Hard or Soft Maple for Stained Cabinets?
Thoughts on choosing Maple for cabinet frames, and on staining versus applying dye and toner. April 9, 2008
I have to do some built-in cabinetry in stained maple for a client, and I don't know if hard or soft maple would be better to combine with maple plywood. Anyone have a preference? I have only done a couple of maple faced cabinet jobs, and they always had a clear coat only. On these, I used hard maple, but didn't really like the color.
From contributor K:
Soft maple will blotch with stain, more than hard maple. It is easier to shoot toner over either maple than to stain it.
From contributor G:
Soft maple will actually absorb stain, thus making it easier to get deep colors. If blotching is a concern, try a light seal coat to even it out. There's lots in the Knowledge Base about blotchy maple. Hard maple is difficult for stain to penetrate. You can get around that by water-popping hard maple before staining, or using a spray stain.
From contributor J:
There are far better choices for stained cabinetry than either soft or hard maple. If the customer wants to go dark, I'd recommend you suggest a different wood such as alder or cherry.
With that said, 90% of what we've built in the last year has been with soft maple. We've found that if the customer is looking for a light to medium color, contributor K's suggestion works great. Put the toner right in the lacquer and build the color you're looking for. Our favorite method to do this is with a 50/50 mix of MLC Magnamax, MLC standard thinner and a couple of ounces of their Microton toner. Clear coat first with Magnamax, next do the thinned color coat, followed by another clear. Practice this on large scraps of plywood to work out your technique so you don't tiger stripe your project. When you get the hang of this (which doesn't take long), you'll find it's a really pretty finish that accents rather than obscures the grain.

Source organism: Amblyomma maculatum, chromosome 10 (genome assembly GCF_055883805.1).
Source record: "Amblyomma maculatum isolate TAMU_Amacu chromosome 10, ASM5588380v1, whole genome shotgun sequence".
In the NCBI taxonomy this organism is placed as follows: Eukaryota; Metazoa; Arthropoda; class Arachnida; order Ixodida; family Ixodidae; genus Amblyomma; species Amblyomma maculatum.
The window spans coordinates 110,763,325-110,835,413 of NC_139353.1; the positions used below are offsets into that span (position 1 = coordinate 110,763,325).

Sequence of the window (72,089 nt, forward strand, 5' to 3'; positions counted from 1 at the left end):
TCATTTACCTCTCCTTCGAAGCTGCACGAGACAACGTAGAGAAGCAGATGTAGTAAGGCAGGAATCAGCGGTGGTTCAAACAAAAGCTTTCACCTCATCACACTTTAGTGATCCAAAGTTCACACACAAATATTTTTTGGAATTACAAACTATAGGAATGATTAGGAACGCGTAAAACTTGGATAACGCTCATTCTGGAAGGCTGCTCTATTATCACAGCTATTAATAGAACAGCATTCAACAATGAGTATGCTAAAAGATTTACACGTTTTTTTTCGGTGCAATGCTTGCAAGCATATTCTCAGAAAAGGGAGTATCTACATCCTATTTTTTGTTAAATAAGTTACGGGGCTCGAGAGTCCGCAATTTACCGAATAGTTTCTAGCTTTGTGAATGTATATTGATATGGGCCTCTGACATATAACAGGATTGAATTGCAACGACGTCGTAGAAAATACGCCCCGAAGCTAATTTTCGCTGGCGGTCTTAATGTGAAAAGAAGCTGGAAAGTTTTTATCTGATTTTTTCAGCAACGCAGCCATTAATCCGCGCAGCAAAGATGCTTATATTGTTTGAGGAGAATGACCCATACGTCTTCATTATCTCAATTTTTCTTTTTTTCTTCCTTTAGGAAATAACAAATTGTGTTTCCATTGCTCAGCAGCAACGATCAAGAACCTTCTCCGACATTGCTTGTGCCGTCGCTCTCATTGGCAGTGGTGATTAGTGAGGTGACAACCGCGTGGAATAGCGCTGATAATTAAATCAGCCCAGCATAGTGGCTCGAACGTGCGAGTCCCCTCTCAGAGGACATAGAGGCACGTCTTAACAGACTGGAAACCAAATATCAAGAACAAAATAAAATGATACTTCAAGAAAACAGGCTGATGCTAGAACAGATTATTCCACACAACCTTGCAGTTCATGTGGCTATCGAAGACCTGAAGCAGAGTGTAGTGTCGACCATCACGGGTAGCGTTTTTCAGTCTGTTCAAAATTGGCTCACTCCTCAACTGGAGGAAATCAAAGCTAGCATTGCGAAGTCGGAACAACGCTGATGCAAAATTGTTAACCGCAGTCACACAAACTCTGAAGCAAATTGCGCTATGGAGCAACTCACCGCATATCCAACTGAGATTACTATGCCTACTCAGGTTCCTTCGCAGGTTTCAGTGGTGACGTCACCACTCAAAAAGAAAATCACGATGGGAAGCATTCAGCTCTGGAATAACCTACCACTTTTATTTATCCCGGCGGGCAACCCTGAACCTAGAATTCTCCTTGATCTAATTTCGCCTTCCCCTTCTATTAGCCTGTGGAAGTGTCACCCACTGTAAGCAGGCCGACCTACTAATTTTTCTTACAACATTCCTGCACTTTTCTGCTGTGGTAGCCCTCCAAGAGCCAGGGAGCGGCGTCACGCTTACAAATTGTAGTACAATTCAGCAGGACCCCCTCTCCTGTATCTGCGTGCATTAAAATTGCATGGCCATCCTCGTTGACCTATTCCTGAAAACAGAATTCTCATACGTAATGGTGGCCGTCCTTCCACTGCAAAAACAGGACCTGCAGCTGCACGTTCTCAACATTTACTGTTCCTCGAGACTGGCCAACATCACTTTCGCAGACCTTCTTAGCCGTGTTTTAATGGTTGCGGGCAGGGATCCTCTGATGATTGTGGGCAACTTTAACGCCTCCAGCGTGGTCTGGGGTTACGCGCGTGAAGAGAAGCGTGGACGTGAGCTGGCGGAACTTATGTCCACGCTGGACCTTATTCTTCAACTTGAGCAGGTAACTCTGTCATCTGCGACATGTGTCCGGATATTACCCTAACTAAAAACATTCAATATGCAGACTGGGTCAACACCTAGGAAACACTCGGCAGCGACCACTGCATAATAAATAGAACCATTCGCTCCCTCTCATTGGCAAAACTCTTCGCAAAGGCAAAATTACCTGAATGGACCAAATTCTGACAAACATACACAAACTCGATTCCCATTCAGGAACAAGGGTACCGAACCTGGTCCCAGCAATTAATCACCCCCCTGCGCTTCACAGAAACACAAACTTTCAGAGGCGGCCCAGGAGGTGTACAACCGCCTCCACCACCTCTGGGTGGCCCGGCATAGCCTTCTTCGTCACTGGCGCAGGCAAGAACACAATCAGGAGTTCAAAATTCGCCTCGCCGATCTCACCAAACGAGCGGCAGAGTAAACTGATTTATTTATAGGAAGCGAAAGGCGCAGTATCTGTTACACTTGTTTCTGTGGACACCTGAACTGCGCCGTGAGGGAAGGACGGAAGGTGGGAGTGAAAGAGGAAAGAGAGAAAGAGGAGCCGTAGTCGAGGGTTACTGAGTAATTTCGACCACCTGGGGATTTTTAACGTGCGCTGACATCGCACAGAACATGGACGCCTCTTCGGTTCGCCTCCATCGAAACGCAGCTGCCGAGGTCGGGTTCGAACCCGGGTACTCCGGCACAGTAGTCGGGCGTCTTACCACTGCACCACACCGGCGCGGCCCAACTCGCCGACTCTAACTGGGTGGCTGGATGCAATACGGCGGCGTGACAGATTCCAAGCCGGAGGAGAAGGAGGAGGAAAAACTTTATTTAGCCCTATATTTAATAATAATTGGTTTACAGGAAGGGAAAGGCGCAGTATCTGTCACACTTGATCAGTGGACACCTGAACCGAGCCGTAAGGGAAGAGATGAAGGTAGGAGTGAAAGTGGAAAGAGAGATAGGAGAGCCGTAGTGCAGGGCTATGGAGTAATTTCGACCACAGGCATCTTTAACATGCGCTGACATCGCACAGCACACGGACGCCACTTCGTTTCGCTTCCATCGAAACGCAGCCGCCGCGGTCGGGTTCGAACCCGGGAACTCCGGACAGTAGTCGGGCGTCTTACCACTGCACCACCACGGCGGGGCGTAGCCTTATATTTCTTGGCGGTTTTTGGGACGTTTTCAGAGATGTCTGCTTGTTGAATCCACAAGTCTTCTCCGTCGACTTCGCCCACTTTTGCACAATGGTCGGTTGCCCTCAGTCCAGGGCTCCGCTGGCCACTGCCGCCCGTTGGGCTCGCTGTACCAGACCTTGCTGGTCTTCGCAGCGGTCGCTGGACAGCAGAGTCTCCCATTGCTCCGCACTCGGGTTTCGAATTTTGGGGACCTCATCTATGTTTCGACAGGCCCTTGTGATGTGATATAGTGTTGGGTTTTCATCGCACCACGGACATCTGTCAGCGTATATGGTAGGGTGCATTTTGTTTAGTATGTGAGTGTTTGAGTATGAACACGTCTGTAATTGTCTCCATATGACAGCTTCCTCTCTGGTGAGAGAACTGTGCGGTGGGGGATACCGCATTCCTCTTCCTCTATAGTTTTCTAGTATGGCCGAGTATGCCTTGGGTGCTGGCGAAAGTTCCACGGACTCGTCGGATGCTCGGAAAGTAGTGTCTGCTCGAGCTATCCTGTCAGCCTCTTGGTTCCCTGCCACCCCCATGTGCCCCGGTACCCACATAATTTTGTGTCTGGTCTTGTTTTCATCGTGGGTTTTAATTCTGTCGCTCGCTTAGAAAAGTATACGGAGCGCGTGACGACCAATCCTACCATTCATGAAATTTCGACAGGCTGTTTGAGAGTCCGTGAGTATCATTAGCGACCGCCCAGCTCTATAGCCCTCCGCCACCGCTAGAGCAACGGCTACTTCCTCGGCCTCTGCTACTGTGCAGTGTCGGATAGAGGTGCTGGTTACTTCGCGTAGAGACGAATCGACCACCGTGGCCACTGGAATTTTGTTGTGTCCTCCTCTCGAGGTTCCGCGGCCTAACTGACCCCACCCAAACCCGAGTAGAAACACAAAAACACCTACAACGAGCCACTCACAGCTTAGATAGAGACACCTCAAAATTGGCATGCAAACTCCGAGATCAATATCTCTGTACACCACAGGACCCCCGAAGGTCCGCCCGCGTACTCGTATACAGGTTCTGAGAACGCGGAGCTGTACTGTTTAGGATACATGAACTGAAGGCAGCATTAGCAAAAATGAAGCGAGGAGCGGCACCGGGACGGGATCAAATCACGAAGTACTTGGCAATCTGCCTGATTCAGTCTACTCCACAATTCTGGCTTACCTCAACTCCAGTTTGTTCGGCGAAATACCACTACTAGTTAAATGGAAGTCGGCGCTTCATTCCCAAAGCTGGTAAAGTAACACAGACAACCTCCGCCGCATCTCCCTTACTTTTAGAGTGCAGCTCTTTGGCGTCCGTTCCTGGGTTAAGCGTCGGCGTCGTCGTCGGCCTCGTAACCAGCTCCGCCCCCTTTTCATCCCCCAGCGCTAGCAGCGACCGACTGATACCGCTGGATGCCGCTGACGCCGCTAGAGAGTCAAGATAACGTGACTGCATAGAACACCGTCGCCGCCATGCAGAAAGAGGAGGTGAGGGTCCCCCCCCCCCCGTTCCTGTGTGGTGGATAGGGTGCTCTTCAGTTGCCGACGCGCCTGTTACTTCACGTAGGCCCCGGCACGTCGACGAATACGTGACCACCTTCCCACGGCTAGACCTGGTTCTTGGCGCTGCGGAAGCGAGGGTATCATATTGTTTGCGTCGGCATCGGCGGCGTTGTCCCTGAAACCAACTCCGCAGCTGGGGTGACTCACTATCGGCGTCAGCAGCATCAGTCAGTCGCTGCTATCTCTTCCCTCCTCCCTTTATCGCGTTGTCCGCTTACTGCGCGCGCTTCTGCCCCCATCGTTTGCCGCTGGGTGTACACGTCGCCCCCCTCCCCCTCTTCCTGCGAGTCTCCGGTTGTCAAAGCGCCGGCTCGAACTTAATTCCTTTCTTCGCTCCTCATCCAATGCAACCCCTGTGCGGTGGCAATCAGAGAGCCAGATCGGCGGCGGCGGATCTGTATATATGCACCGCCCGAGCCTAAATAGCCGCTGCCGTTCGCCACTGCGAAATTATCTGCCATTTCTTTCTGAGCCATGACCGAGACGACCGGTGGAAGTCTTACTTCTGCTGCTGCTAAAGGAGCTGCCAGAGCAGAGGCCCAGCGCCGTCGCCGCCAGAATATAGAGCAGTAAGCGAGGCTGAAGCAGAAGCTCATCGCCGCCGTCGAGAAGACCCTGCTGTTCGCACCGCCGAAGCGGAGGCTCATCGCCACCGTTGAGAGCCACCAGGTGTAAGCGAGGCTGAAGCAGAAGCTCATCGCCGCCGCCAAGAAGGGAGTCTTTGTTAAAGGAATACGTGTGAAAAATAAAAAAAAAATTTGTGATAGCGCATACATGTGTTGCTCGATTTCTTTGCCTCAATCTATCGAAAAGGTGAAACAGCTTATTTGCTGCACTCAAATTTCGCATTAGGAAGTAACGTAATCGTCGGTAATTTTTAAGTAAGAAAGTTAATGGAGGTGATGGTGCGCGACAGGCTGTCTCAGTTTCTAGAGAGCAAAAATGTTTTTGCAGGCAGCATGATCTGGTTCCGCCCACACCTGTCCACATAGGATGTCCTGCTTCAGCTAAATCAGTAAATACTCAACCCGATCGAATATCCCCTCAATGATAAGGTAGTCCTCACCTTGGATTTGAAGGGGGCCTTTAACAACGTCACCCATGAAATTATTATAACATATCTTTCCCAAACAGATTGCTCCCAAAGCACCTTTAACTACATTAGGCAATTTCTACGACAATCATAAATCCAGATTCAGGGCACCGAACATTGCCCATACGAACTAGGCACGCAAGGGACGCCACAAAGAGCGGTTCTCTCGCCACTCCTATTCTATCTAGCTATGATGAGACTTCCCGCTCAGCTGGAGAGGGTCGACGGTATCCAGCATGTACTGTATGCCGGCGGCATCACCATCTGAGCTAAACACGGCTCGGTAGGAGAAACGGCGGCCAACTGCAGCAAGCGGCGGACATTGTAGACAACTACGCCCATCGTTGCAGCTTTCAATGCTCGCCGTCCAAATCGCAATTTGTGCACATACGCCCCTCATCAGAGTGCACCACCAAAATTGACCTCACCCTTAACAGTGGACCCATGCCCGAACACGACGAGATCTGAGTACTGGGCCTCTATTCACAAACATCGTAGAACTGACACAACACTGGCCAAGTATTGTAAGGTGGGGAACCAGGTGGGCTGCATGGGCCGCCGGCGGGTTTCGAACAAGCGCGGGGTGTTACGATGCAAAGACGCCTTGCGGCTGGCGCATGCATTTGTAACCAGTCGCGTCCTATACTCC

If it's got to be dark and it's got to be maple, both of contributor G's suggestions are on the mark. Soft maple in my opinion stains better than hard, but still blotches like crazy. A wash coat works wonders.
From the original questioner:
Thanks for the quick replies. The color would be a golden brown, not very dark. I am familiar with the wash coat process, and have used it quite a few times on other woods, just not on maple. I had not considered that the hard maple would be difficult to stain. At the same time, the soft maple will be more apt to blotch. Spraying on a dye is the way I will proceed. So, if I spray a dye and tone my lacquer, would you say it really wouldn't matter which species of wood, hard or soft? Can someone tell me if maple cabinet ply is typically soft maple? It looks it to me, but I am not positive.
From contributor C:
The maple ply we get here in MS has soft maple veneer. I think you'd be okay whichever lumber you decide to go with. Hard and soft maple are so similar in appearance to me that even after using them for almost 20 years, I often have to pick the boards up to actually tell which is which. Also, don't know how pricing is in your area, but for us hard maple is at least $1 per board foot more than soft.
From contributor J:
I think a lot depends on what species of soft maple you have available to you. I use a lot of both soft and hard maple and to me they look very different. Hard is usually very clear and light in color and what I expect maple plywood uses. Soft on the other hand is usually a little darker (more silvery) and tends to have a lot more mineral streaks in it. It's what I use predominantly for paint grade work, not what I would call a nice wood to be under a clear finish. But from what I've read on these forums it sounds as though other species of soft look a bit more like hard maple than what I'm getting? So I'd say it depends on what's available to you.
From contributor T:
Skip the staining part entirely. It will only frustrate you, as maple is not a stain wood at all! Buy some Transtint Vintage dark maple and Medium Brown. Mixed 50/50 with the appropriate thinners will give you a color very close to golden brown... Or Minwax golden oak. Spray light coats until you achieve the desired color. The dyed color will be much different than the final color after your topcoat. Make several samples with your topcoat.